Oromo: Concern Over State of Detainees Continues
At least 15 members of the Oromo ethnic group […] have been arrested in the capital Addis Ababa and also reportedly in eastern and western parts of the Oromia region of Ethiopia, since around 30 October 2008. Most are reportedly held incommunicado in detention facilities in Addis Ababa, including Maikelawi, where torture and ill-treatment of political prisoners has been reported in the past.
Some of those detained were reportedly briefly brought before a primary court, accused of financially supporting the OLF [Oromo Liberation Front]. Some were also paraded on state television on 5 November . Amnesty International believes that those detained are at risk of torture and other ill-treatment.
The Government of Ethiopia, including the National Anti-Terrorism Taskforce, has reportedly claimed that those detained had links to the armed opposition group, the Oromo Liberation Front (OLF), and a previously unknown armed group, Kawerj.
Bekele Jirata [one of the arrested] is General Secretary of the Oromo Federalist Democratic Movement (OFDM) party, a small registered political party in Ethiopia that holds seats in parliament.
Others arrested include Asefa Tefera, a lecturer at Addis Ababa University, and a number of students. Leslie Wodajo is a journalist who worked for the Oromo television programme on Ethiopian state television. On 12 September, the airtime of this programme was cut, a move the OFDM and another opposition party, the Oromo National Congress, claimed was politically motivated. Sixty staff members of the Oromo television programme were also removed from their jobs, many of them placed under security surveillance while their movements in Addis Ababa were restricted.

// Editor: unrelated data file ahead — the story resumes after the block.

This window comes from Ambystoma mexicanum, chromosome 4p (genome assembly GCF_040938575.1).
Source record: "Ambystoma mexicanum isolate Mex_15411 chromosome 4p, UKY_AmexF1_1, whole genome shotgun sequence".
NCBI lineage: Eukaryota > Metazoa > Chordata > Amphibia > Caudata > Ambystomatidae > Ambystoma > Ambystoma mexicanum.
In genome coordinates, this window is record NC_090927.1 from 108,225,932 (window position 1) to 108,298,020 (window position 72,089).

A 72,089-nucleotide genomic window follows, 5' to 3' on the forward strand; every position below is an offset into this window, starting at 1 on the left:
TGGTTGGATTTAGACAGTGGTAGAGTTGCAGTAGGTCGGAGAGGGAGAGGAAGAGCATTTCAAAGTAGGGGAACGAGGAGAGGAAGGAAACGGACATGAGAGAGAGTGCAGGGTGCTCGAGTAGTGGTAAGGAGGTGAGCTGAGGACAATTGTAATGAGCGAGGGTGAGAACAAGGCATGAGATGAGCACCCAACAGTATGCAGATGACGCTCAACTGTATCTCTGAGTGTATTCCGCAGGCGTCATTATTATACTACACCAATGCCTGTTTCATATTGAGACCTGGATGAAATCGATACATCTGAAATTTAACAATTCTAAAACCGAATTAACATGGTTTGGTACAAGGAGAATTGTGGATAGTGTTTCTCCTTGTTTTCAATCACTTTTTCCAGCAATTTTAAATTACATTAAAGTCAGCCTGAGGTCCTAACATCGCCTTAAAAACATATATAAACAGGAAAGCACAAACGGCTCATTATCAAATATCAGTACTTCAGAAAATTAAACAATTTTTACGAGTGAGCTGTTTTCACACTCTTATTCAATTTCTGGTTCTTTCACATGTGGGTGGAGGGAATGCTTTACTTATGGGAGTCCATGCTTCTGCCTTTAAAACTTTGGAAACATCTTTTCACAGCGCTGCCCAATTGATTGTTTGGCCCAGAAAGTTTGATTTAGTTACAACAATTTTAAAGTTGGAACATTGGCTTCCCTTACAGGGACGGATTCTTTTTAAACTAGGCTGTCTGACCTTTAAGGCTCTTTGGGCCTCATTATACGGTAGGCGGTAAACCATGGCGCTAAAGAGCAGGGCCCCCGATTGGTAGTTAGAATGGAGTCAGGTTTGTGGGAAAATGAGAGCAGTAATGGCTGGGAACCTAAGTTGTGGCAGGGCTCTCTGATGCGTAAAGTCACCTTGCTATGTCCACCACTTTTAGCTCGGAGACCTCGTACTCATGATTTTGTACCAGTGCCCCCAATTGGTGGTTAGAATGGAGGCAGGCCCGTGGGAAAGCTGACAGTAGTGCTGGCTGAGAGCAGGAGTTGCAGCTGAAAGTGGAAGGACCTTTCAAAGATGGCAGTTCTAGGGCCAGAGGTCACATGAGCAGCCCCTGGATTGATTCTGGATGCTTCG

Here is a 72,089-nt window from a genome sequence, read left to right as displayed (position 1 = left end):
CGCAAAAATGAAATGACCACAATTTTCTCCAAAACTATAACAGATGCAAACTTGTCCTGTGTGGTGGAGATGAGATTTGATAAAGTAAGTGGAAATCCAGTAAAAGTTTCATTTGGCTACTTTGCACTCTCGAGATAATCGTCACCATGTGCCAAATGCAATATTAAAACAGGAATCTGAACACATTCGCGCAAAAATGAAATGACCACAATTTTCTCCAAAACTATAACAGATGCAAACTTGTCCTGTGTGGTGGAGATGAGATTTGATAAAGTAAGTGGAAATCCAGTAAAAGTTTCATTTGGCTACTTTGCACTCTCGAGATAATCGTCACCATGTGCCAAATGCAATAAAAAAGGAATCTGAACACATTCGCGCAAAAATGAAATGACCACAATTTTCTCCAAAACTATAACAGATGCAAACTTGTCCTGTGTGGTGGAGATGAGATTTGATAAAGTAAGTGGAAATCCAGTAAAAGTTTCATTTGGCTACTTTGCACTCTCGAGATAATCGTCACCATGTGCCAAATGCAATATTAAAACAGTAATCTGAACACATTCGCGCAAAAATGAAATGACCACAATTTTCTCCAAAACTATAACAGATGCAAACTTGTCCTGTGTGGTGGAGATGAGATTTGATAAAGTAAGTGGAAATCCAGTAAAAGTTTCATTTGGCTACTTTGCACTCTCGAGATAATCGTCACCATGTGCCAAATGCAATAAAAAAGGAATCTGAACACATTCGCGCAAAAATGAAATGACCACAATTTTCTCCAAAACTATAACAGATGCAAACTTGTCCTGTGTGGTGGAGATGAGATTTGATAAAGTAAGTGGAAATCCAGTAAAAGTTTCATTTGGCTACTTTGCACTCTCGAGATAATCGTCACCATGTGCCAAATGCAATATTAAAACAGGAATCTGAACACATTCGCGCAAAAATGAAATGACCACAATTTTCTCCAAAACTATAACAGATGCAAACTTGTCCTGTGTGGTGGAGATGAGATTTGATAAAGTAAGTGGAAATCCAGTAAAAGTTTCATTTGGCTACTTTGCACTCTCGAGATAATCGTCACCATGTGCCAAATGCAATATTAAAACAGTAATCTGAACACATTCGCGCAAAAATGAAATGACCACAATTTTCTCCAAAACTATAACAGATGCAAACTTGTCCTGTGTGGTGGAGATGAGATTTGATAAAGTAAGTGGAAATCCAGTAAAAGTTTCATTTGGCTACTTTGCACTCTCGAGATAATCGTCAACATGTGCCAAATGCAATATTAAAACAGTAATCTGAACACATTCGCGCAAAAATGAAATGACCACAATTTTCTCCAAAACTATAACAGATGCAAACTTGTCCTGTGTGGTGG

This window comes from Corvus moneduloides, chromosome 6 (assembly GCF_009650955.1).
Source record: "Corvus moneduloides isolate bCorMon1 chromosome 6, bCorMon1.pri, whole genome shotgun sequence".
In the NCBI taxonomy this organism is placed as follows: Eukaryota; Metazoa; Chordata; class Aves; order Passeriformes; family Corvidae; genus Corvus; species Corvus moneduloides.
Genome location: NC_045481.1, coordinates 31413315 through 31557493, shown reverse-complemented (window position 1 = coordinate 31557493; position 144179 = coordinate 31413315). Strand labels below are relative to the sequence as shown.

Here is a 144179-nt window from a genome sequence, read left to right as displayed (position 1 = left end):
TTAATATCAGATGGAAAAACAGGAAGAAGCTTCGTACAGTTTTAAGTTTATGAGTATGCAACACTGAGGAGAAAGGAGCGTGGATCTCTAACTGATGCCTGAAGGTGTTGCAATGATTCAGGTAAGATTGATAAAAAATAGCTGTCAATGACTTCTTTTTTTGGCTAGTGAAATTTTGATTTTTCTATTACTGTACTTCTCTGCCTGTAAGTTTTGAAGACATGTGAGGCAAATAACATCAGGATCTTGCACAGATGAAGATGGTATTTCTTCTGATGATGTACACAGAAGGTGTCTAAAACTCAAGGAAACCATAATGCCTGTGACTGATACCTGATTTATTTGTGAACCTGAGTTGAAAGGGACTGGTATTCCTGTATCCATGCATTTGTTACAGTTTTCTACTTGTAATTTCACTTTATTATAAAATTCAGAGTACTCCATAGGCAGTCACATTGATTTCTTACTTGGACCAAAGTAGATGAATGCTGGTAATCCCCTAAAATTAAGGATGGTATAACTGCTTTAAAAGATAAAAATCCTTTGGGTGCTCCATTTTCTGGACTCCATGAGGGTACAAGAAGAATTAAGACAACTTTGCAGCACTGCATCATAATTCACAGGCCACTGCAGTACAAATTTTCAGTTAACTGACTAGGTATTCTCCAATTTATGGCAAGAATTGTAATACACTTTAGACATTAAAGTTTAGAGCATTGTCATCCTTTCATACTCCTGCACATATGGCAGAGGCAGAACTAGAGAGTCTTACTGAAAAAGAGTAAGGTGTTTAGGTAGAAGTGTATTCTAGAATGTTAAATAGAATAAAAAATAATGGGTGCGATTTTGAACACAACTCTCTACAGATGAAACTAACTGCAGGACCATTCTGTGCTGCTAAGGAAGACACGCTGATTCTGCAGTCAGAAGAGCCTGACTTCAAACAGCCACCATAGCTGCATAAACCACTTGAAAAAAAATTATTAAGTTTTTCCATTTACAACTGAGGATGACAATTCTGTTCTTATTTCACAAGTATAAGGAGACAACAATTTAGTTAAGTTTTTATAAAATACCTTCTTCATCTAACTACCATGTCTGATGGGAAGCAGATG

The OFDM has strongly denied that Bekele Jirata, or the party, has had any links to the OLF. In April, the party accused the Ethiopian authorities of intimidation during local elections, the first held since the post- election violence of 2005 which killed some 187 civilians.
This wave of arrests follows on a series of suicide bombings in Hargeisa, Somaliland, one of which targeted the Ethiopian consulate, killing several Ethiopian officials and a number of Somalilanders queuing for visas.